Page:Popular Science Monthly Volume 53.djvu/296

This page has been proofread, but needs to be validated.



of which are in active service, two are kept for reserves, and one has been exhibited in many parts of the State as a sample. Mr. Frank A. Hutchins, in his account of the libraries, says that the eagerness of the public for them "is touching, and as evident among people who read little as among the more intelligent." Illiterate parents seemed to know, almost by instinct, that if their children could read good books freely, they would be likely to be better men and women, and to hold better stations in life. Even rough men acknowledged the value of good literature. One place that had been described as a "hell hole" took the books notwithstanding its bad reputation, and in a few weeks showed double the circulation of its "scoffing neighbor." A storekeeper took in a library, hoping it would help get the loafing boys out of his store. "They are good boys," he said, "except for their habit of loafing, but they haven't anything to do and I can't turn them out." Of the thirty-four stations in Dunn County, twenty-two are in farmhouses, nine in post offices, two in country stores, and one in a railway station. The success of the libraries in all parts of the county was immediate and the interest has continued to grow, an increase in the circulation being mentioned in each succeeding report. Other places have taken up the idea, and there are now one hundred traveling libraries at work in Wisconsin.

A Tornado's Work on Trees.—After the tornado that swept a part of the city of St. Louis, May 27, 1896, a study was made of the injury done to the trees, the general results of which, with some of the technical details, were communicated to the Academy of Sciences by Mr. Hermann von Schrenck. Hardly a tree escaped injury of some kind, except possibly a few cypresses, which with their conical forms yielded to the force of the wind. Some of the uprooted maples and elms were simply turned over, and when straightened up a few days afterward resumed their former growth. Most of them, however, lost all their principal branches, and some were reduced to the trunk with perhaps two forks. These were trimmed up to look like very heavily pollarded trees. The new leaves were in their most active growth, and the destruction of them was very marked. The leaves were wet, and the injuries were evidently largely due to rubbing against branches. Flying missiles of various kinds aided in the destruction. "Grains of sand and small bits of wood and stone, flying through the air at velocities ranging from fifty to eighty miles per hour, were well able to shred the tender leaves." Many trees were left with hardly a sound leaf on their remaining branches. Other injuries were inflicted, not so evident as those to branches and leaves. "Numerous trees had trunks of sufficient elasticity to bend before the force of the wind without breaking. In swaying to and fro, the bark was considerably stretched on one side and compressed on the opposite side, and in the next instant the conditions were reversed. When this took place repeatedly, the bark was torn horizontally for several feet, sometimes on but one side, more often on both. The violent wrenching of a tree with a large top, like the maple, produced considerable strain upon the bark, especially when the force applied was a twisting one. When the strain was too great, the bark came off in sheets, or split longitudinally. . . . In many trees there was no outward sign of this injury for several months; not until the loosened bark died did any shrinkage take place, but then it split and curled up." Wounds made by flying pieces of wood and slate cutting away bark or imbedding themselves in the wood healed rapidly. In the course of June the axillary buds for 1897 on such twigs as were left began to unfold, and produced new leaves; and by September a growth of six inches or more had been made from these buds. In trees that had no such buds to fall back upon, numerous adventitious buds broke out from all parts of the trunk and remaining larger branches. In many of the most injured trees this growth was very small, and they failed to revive the next spring.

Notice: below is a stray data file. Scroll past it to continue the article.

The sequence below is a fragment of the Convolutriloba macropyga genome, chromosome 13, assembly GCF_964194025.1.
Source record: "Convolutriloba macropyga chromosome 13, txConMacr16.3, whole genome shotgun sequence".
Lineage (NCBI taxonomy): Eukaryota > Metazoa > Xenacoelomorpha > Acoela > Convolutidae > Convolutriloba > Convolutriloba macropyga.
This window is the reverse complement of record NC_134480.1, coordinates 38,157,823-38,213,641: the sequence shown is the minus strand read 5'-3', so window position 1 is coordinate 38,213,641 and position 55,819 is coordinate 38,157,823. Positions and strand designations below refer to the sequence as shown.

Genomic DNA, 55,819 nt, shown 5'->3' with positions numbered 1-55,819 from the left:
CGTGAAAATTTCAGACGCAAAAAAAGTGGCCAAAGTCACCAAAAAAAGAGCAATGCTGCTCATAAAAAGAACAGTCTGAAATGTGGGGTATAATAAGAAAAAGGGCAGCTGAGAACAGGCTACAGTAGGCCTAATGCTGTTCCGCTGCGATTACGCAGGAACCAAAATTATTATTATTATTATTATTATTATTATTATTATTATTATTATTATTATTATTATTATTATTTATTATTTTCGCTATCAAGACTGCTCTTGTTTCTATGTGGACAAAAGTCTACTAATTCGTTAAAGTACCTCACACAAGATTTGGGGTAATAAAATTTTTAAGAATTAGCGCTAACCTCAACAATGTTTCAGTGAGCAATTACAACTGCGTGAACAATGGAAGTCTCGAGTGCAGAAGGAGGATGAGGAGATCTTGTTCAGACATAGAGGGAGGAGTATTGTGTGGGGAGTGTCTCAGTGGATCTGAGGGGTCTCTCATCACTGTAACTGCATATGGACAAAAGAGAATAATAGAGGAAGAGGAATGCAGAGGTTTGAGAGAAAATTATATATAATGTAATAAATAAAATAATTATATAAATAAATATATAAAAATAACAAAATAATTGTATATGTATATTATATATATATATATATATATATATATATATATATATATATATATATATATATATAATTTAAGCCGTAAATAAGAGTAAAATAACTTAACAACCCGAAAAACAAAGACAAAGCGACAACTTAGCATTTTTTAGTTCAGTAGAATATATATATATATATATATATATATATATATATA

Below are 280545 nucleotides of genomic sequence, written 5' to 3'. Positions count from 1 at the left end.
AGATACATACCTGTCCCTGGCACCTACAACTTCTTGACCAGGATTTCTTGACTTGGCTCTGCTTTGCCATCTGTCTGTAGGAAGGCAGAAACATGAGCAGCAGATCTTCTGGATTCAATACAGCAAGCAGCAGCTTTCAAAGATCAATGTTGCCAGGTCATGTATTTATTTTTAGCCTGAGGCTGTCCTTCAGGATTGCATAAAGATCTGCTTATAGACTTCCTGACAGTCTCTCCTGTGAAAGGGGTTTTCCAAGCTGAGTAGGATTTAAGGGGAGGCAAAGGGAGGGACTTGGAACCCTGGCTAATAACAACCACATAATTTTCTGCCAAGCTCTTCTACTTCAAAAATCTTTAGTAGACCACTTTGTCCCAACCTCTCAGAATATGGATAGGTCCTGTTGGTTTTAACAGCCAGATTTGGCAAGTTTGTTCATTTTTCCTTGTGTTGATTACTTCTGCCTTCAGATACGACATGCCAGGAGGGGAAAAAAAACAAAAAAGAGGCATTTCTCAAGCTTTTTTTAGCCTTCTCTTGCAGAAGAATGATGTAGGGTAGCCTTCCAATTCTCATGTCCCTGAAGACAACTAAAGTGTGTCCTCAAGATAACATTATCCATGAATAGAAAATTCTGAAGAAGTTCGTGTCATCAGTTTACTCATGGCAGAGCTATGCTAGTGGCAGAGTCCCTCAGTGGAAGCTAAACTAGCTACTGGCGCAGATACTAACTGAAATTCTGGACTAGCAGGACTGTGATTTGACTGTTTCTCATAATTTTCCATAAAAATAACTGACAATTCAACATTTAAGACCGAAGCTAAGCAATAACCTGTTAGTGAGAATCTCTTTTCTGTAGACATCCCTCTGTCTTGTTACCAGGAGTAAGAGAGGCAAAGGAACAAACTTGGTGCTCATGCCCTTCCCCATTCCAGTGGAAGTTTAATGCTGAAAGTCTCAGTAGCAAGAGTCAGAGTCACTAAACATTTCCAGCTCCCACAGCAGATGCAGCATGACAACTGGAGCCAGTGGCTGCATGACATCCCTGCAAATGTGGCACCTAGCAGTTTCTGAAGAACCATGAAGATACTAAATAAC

Archæology a True Science.—Following Sir John Evans's presidential address in the British Association on the Antiquity of Man, Lord Kelvin spoke for the claims of archæology to be placed among the strict sciences. There is too much tendency among scientific men, he said, to include under the term true science nothing but dead physical facts and certain definite branches of biological knowl-